[50] … If legal aid is refused, there must be a substantial risk that there will be a breach of the procedural requirements because there will be an inability for the individual to have an effective and fair opportunity to establish his claim. That principle will apply whether there are court or tribunal proceedings or a decision from the Home Office. It follows that I do not entirely accept Coulson J's conclusion in M that the test whether the refusal would impair the very essence of the right leads to a conclusion that the grant of legal aid will only rarely be appropriate. The very essence is that in procedural terms it can be put forward in an effective manner and there is a fair process.

[51] … the Guidance is defective in that it sets too high a threshold and fails to recognise that Article 8 does apply even in immigration cases and, despite the exclusion of Article 6, carries with it procedural requirements which must be taken into account.'
9. The judgment in Gudanaviciene is awash with useful nuggets for lawyers drafting exceptional cases applications:

[10] … the reference to certainty is not appropriate since the requirement that the breach is 'so substantial' will mean that only cases where the risk of breach is overwhelming can succeed. That the approach of the Director in accordance with the Guidance has had that effect is apparent from the fact that only 1% of the noninquest applications for exceptional case funding (ECF) have succeeded since LASPO came into effect in April 2013.

[28] It seems to me to be clear that the key considerations are that there must be effective access to a court and that there must be overall fairness in order that the requirements of Article 6 are met. One aspect of effective access must be the ability of a party to present all necessary evidence to make his case and to understand and be able to engage with the process. So much is apparent from AK & L v Croatia. It must be borne in mind that both before a tribunal and a court the process is adversarial. Thus the tribunal cannot obtain evidence where there are gaps in what an applicant has been able to produce. Equally, it may have difficulties if there is defective written material put before it in appreciating whether there is any substance to a claim or even if any particular human rights claim is properly raised. I think the words 'practically impossible' do set the standard at too high a level, but, as Chadwick LJ indicated, the threshold is relatively high. No doubt it would generally be better if an appellant were represented, but that is not the test. Nevertheless, the Director should not be too ready to assume that the tribunal's experience in having to deal with litigants in person and, where, as will often be the case, the party's knowledge of English is non-existent or poor, the provision of an interpreter will enable justice to be done.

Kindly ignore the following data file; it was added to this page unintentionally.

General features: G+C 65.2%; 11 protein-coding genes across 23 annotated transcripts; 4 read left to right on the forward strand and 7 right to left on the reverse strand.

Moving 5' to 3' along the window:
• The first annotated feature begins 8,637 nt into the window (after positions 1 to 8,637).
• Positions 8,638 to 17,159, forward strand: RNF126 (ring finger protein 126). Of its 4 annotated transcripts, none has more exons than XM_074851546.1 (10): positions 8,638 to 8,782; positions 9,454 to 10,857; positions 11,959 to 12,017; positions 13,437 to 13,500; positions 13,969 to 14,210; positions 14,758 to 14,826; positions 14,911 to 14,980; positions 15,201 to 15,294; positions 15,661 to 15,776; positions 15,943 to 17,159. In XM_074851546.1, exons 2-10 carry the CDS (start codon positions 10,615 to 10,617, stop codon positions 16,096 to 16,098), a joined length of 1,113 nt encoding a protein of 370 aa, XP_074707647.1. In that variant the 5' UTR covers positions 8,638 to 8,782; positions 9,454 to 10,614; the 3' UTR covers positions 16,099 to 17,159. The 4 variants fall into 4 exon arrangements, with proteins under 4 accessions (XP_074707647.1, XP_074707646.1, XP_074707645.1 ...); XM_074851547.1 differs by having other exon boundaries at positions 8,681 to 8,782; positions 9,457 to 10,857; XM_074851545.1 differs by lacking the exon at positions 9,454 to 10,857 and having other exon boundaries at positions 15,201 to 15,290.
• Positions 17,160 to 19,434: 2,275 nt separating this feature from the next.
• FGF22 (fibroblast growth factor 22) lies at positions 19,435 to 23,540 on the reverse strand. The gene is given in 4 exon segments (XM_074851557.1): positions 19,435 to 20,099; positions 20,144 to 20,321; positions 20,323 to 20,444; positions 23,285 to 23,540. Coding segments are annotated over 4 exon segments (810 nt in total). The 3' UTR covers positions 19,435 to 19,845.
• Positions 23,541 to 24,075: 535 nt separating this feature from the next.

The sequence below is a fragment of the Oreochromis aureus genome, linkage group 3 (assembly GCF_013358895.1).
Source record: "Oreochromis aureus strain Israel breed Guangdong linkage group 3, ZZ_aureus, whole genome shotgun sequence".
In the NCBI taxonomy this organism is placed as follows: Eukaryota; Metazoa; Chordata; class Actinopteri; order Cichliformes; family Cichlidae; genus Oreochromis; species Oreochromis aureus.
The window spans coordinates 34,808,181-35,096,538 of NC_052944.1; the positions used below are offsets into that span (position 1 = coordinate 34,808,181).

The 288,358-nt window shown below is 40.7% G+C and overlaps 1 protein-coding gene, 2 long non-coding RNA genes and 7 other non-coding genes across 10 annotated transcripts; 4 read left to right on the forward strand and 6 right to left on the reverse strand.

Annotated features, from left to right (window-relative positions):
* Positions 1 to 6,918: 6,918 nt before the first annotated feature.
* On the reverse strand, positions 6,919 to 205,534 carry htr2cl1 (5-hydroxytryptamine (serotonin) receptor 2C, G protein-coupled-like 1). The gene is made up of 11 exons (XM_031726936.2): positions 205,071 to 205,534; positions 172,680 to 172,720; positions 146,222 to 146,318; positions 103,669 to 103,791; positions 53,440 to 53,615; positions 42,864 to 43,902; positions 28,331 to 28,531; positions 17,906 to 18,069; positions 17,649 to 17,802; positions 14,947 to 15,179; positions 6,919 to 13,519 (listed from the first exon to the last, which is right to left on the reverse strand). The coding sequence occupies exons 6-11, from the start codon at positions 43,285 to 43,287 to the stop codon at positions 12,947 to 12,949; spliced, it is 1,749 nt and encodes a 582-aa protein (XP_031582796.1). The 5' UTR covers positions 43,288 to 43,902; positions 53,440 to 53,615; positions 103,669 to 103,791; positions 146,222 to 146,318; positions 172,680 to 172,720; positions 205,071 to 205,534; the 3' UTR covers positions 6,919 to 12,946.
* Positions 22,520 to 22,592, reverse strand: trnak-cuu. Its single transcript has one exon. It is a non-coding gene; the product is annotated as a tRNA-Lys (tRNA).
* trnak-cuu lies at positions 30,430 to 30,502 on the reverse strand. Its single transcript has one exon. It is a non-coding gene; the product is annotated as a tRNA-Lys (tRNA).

[36] Article 47(3) of the Charter provides that legal aid shall be provided in so far as necessary to ensure effective access to justice. This is a clear recognition that legal aid may be required and so goes to that extent beyond Article 6, since Article 6 only requires legal aid in criminal cases. In the explanation, as I have already stated, this is said in relation to Article 47(3):
"With regard to the third paragraph, it should be noted that in accordance with the case law of the ECtHR, provision should be made for legal aid where the absence of such aid would make it impossible to ensure an effective remedy …There is also a system of legal assistance before the CJEU."
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Airey v Ireland is referred to as an authority for the first sentence. The use of the word "impossible" could be argued to set a very high threshold. But I do not believe it was intended to do more than indicate that what has to be considered is whether without legal assistance the remedy could be made effective. In addition, I think fairness must be a factor to be taken into account. That that is what is meant is consistent with the explanation of 47(1) which is said to be based on Article 13 of the ECHR but to go further because 'in Union law the protection is more extensive since it guarantees the right to an effective remedy before a court.